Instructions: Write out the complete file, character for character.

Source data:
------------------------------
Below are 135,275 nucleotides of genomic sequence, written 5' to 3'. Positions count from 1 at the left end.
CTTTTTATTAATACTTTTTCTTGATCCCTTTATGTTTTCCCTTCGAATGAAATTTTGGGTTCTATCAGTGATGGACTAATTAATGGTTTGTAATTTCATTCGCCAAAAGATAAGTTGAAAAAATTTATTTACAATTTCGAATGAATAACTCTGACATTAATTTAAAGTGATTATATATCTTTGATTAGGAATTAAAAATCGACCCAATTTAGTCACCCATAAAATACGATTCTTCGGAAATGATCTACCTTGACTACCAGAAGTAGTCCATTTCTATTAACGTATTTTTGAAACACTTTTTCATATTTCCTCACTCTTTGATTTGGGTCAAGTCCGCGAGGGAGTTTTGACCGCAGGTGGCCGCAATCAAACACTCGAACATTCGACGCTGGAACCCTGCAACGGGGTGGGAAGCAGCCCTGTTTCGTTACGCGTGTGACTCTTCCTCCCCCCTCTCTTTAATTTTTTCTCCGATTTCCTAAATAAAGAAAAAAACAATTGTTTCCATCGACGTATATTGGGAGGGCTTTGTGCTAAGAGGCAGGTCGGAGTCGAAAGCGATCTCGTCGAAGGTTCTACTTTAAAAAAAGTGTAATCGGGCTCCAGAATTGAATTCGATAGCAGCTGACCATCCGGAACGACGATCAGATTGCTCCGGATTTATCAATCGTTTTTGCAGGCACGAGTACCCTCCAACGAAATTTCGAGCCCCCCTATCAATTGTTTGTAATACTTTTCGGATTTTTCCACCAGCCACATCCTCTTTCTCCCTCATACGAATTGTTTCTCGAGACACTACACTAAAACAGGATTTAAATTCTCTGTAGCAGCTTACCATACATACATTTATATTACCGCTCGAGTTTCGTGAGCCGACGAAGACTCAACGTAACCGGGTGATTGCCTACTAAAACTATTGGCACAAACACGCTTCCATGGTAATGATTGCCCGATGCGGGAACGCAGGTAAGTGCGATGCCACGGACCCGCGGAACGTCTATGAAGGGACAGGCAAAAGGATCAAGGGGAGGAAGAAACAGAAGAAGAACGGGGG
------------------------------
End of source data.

Below are 135,275 nucleotides of genomic sequence, written 5' to 3'. Positions count from 1 at the left end.
CTTTTTATTAATACTTTTTCTTGATCCCTTTATGTTTTCCCTTCGAATGAAATTTTGGGTTCTATCAGTGATGGACTAATTAATGGTTTGTAATTTCATTCGCCAAAAGATAAGTTGAAAAAATTTATTTACAATTTCGAATGAATAACTCTGACATTAATTTAAAGTGATTATATATCTTTGATTAGGAATTAAAAATCGACCCAATTTAGTCACCCATAAAATACGATTCTTCGGAAATGATCTACCTTGACTACCAGAAGTAGTCCATTTCTATTAACGTATTTTTGAAACACTTTTTCATATTTCCTCACTCTTTGATTTGGGTCAAGTCCGCGAGGGAGTTTTGACCGCAGGTGGCCGCAATCAAACACTCGAACATTCGACGCTGGAACCCTGCAACGGGGTGGGAAGCAGCCCTGTTTCGTTACGCGTGTGACTCTTCCTCCCCCCTCTCTTTAATTTTTTCTCCGATTTCCTAAATAAAGAAAAAAACAATTGTTTCCATCGACGTATATTGGGAGGGCTTTGTGCTAAGAGGCAGGTCGGAGTCGAAAGCGATCTCGTCGAAGGTTCTACTTTAAAAAAAGTGTAATCGGGCTCCAGAATTGAATTCGATAGCAGCTGACCATCCGGAACGACGATCAGATTGCTCCGGATTTATCAATCGTTTTTGCAGGCACGAGTACCCTCCAACGAAATTTCGAGCCCCCCTATCAATTGTTTGTAATACTTTTCGGATTTTTCCACCAGCCACATCCTCTTTCTCCCTCATACGAATTGTTTCTCGAGACACTACACTAAAACAGGATTTAAATTCTCTGTAGCAGCTTACCATACATACATTTATATTACCGCTCGAGTTTCGTGAGCCGACGAAGACTCAACGTAACCGGGTGATTGCCTACTAAAACTATTGGCACAAACACGCTTCCATGGTAATGATTGCCCGATGCGGGAACGCAGGTAAGTGCGATGCCACGGACCCGCGGAACGTCTATGAAGGGACAGGCAAAAGGATCAAGGGGAGGAAGAAACAGAAGAAGAACGGGGG